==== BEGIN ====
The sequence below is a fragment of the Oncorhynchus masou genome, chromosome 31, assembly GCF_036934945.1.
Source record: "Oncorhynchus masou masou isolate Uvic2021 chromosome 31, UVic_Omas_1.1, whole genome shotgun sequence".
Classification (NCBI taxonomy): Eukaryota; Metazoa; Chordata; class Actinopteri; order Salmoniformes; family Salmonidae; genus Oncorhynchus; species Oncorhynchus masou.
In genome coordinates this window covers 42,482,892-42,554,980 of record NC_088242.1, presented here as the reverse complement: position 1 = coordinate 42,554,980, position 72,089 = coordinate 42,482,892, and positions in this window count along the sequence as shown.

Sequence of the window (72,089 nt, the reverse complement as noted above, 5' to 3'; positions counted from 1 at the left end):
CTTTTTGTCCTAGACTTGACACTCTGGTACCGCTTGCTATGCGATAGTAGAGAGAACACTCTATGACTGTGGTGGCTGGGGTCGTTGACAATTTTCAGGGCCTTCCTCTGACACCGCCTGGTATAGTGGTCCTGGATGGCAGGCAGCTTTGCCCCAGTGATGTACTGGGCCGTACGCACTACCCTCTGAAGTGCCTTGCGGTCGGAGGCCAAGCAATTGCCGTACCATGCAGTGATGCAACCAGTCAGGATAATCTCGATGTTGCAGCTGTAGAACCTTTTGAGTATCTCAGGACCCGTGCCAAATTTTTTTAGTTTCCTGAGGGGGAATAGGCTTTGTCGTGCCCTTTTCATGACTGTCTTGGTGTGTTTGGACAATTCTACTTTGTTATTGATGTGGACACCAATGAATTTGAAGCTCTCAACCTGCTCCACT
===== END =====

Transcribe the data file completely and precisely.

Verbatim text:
The sequence below is a fragment of the Oncorhynchus masou genome, chromosome 31, assembly GCF_036934945.1.
Source record: "Oncorhynchus masou masou isolate Uvic2021 chromosome 31, UVic_Omas_1.1, whole genome shotgun sequence".
Classification (NCBI taxonomy): Eukaryota; Metazoa; Chordata; class Actinopteri; order Salmoniformes; family Salmonidae; genus Oncorhynchus; species Oncorhynchus masou.
In genome coordinates this window covers 42,482,892-42,554,980 of record NC_088242.1, presented here as the reverse complement: position 1 = coordinate 42,554,980, position 72,089 = coordinate 42,482,892, and positions in this window count along the sequence as shown.

Sequence of the window (72,089 nt, the reverse complement as noted above, 5' to 3'; positions counted from 1 at the left end):
CTTTTTGTCCTAGACTTGACACTCTGGTACCGCTTGCTATGCGATAGTAGAGAGAACACTCTATGACTGTGGTGGCTGGGGTCGTTGACAATTTTCAGGGCCTTCCTCTGACACCGCCTGGTATAGTGGTCCTGGATGGCAGGCAGCTTTGCCCCAGTGATGTACTGGGCCGTACGCACTACCCTCTGAAGTGCCTTGCGGTCGGAGGCCAAGCAATTGCCGTACCATGCAGTGATGCAACCAGTCAGGATAATCTCGATGTTGCAGCTGTAGAACCTTTTGAGTATCTCAGGACCCGTGCCAAATTTTTTTAGTTTCCTGAGGGGGAATAGGCTTTGTCGTGCCCTTTTCATGACTGTCTTGGTGTGTTTGGACAATTCTACTTTGTTATTGATGTGGACACCAATGAATTTGAAGCTCTCAACCTGCTCCACT